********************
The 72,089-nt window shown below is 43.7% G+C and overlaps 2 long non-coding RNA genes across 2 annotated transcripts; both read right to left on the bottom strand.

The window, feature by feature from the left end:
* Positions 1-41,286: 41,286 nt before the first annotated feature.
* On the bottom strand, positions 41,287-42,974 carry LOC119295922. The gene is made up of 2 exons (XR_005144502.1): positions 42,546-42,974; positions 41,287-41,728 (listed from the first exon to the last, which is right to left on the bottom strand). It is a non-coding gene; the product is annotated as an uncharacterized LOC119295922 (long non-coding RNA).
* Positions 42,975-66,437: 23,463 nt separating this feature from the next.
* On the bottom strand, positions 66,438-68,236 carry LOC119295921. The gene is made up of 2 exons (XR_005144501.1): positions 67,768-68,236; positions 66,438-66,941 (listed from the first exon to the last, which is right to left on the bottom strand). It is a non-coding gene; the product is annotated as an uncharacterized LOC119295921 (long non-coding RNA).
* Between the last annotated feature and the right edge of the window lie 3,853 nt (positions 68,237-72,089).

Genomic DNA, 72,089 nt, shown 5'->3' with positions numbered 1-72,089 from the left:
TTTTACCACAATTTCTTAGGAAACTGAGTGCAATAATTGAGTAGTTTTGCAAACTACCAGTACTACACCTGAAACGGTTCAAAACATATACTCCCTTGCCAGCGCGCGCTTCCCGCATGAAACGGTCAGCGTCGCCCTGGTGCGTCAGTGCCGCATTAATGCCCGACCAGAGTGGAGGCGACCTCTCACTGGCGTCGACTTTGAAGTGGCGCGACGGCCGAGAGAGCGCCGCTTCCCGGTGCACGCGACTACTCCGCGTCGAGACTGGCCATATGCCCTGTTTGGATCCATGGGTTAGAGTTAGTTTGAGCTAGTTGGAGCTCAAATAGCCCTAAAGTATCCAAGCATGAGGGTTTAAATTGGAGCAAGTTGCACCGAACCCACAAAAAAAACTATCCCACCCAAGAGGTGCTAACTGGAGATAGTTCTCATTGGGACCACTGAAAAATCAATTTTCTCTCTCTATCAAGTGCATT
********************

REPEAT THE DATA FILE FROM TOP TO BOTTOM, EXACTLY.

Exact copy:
The 72,089-nt window shown below is 43.7% G+C and overlaps 2 long non-coding RNA genes across 2 annotated transcripts; both read right to left on the bottom strand.

The window, feature by feature from the left end:
* Positions 1-41,286: 41,286 nt before the first annotated feature.
* On the bottom strand, positions 41,287-42,974 carry LOC119295922. The gene is made up of 2 exons (XR_005144502.1): positions 42,546-42,974; positions 41,287-41,728 (listed from the first exon to the last, which is right to left on the bottom strand). It is a non-coding gene; the product is annotated as an uncharacterized LOC119295922 (long non-coding RNA).
* Positions 42,975-66,437: 23,463 nt separating this feature from the next.
* On the bottom strand, positions 66,438-68,236 carry LOC119295921. The gene is made up of 2 exons (XR_005144501.1): positions 67,768-68,236; positions 66,438-66,941 (listed from the first exon to the last, which is right to left on the bottom strand). It is a non-coding gene; the product is annotated as an uncharacterized LOC119295921 (long non-coding RNA).
* Between the last annotated feature and the right edge of the window lie 3,853 nt (positions 68,237-72,089).

Genomic DNA, 72,089 nt, shown 5'->3' with positions numbered 1-72,089 from the left:
TTTTACCACAATTTCTTAGGAAACTGAGTGCAATAATTGAGTAGTTTTGCAAACTACCAGTACTACACCTGAAACGGTTCAAAACATATACTCCCTTGCCAGCGCGCGCTTCCCGCATGAAACGGTCAGCGTCGCCCTGGTGCGTCAGTGCCGCATTAATGCCCGACCAGAGTGGAGGCGACCTCTCACTGGCGTCGACTTTGAAGTGGCGCGACGGCCGAGAGAGCGCCGCTTCCCGGTGCACGCGACTACTCCGCGTCGAGACTGGCCATATGCCCTGTTTGGATCCATGGGTTAGAGTTAGTTTGAGCTAGTTGGAGCTCAAATAGCCCTAAAGTATCCAAGCATGAGGGTTTAAATTGGAGCAAGTTGCACCGAACCCACAAAAAAAACTATCCCACCCAAGAGGTGCTAACTGGAGATAGTTCTCATTGGGACCACTGAAAAATCAATTTTCTCTCTCTATCAAGTGCATT